+ + From a Student Perspective: + +

At the beginning of the semester the instructor of the class was surprised to see such a diverse group of students and the different cultures they were from. The class consisted of students from Kenya, Japan, China and England, as well as the United States. Together we would be researching the work of two Mexican American artists and putting it into its cultural context. As the work progressed, we gained insights into the integration of cultures and discussed what meaning the work of Diego Rios and Consuelo Underwood what might have for our own lives.

We soon discovered that as the younger generation of “new Americans” we were able to bring a wide variety of opinions from our different upbringings. Students from Keyna, Taiwan, China and Japan reflected on how the history of their home countries affected their lives. They had been taught to value and preserve their cultures, but some students from other cultures had been taught otherwise. These students were taught that moving to another country would require sacrifices, and that they had to act in a certain way to ensure a more comfortable stay in a foreign place. A Chicano student related how much he appreciated the sacrifices his parents had made to live in America, and how coming from a less fortune country made him more thankful for the things he had here. As an Anglo-Indian recently come to the United States, I too was thankful for the ground I walked on.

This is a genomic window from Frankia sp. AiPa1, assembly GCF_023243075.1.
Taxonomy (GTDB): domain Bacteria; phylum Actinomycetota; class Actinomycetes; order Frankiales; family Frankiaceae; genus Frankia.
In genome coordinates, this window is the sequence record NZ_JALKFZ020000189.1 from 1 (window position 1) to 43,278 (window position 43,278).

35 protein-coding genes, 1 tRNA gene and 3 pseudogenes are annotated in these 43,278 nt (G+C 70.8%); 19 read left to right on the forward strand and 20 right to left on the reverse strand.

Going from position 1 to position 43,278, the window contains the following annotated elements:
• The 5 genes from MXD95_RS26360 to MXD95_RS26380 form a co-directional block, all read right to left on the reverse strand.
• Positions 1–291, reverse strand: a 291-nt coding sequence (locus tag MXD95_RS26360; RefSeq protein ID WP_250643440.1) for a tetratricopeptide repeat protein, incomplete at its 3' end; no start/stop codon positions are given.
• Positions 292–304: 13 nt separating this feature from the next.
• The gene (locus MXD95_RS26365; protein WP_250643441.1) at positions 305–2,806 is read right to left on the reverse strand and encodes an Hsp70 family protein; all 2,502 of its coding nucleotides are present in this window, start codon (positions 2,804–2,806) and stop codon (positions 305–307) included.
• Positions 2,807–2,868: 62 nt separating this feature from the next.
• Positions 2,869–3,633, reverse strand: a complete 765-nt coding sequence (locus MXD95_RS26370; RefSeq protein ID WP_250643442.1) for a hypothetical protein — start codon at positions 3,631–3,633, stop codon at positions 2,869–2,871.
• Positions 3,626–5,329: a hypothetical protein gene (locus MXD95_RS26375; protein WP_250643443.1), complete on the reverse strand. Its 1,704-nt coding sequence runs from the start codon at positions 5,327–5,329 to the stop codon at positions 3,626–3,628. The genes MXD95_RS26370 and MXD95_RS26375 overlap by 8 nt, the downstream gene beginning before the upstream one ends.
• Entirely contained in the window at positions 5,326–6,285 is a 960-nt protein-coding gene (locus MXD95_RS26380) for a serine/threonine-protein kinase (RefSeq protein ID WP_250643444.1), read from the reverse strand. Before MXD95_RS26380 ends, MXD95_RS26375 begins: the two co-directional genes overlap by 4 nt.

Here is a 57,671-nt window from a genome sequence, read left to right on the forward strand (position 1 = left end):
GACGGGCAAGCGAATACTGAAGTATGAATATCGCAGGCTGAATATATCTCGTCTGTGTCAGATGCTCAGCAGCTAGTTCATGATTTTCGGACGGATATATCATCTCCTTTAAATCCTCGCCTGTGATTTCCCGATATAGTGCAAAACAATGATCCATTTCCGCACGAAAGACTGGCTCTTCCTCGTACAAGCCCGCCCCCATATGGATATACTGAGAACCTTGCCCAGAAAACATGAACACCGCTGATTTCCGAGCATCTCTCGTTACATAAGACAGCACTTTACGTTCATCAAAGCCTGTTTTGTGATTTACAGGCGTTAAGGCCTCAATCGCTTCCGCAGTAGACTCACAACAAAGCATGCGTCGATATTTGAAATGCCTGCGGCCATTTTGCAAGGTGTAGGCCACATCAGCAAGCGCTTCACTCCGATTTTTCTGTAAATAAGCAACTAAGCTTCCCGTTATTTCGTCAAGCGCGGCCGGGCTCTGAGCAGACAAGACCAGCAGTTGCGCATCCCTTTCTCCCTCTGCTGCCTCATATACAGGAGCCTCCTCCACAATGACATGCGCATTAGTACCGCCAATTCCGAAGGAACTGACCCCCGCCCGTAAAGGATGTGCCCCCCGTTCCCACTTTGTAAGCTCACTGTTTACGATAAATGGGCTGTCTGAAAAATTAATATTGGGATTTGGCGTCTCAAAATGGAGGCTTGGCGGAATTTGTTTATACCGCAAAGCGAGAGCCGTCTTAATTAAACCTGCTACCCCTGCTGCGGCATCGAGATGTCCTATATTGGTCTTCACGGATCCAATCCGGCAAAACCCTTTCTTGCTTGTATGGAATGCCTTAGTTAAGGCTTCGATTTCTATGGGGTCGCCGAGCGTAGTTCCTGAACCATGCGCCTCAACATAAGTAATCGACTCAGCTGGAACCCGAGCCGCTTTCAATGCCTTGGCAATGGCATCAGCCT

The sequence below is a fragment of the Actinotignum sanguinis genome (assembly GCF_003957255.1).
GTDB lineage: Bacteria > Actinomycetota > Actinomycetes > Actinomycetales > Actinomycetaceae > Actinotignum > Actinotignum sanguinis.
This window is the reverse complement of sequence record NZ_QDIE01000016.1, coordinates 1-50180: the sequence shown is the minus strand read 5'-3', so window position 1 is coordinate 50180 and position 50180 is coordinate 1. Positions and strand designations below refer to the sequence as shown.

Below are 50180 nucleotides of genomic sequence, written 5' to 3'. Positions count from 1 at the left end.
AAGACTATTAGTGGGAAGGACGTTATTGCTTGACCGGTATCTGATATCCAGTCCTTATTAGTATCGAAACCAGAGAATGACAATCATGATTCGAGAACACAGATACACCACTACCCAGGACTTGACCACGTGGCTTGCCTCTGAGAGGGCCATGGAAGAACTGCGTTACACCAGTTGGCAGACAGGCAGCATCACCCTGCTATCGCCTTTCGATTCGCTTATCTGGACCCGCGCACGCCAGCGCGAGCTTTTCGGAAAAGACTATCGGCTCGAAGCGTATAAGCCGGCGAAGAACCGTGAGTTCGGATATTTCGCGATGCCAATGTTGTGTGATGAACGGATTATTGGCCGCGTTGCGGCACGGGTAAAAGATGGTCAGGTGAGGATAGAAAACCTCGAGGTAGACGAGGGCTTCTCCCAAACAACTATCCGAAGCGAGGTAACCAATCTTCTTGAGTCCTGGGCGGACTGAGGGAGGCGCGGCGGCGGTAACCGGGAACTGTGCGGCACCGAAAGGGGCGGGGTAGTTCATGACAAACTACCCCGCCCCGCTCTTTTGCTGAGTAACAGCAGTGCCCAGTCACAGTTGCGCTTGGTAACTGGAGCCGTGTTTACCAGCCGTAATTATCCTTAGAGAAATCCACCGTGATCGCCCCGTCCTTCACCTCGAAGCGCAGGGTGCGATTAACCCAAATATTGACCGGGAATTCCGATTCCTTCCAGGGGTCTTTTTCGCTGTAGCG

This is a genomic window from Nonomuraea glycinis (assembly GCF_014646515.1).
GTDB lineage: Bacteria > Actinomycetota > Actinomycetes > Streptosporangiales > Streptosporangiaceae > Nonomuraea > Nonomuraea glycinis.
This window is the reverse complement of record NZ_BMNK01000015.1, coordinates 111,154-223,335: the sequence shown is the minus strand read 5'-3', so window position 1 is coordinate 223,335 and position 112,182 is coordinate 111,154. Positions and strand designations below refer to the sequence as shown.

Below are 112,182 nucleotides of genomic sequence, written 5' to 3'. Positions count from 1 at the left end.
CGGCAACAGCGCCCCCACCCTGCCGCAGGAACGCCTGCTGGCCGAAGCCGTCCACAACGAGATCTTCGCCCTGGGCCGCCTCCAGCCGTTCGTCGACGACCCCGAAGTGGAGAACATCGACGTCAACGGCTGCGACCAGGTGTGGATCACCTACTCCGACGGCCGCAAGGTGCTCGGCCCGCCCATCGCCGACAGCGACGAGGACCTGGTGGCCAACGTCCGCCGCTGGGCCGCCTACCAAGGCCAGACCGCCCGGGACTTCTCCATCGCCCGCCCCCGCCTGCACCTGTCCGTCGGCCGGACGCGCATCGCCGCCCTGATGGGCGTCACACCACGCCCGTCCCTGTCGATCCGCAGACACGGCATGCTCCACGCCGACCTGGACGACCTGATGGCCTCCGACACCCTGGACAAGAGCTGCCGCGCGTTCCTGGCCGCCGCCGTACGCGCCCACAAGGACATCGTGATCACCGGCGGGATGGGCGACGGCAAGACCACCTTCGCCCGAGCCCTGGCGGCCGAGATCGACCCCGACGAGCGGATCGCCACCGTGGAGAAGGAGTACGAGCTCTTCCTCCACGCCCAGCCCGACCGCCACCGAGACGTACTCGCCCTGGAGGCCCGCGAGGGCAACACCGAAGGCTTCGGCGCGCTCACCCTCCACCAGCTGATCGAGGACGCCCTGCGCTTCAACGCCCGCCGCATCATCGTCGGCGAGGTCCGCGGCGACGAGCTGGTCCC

Because we in the class came from so many different backgrounds, we were interested, not only in the art itself, but also in the backgrounds of the two artists. I identified personally with the discussions by the two artists of their backgrounds in Mexico and their identity as Americans. It was important to me as well as the rest of the students in the class to come to understand their backgrounds and to realize that that their art represented more than just a pretty picture to be hung up on a gallery wall. It spoke to our own efforts to retain our diverse heritages and yet be fully American.

--Anand Patal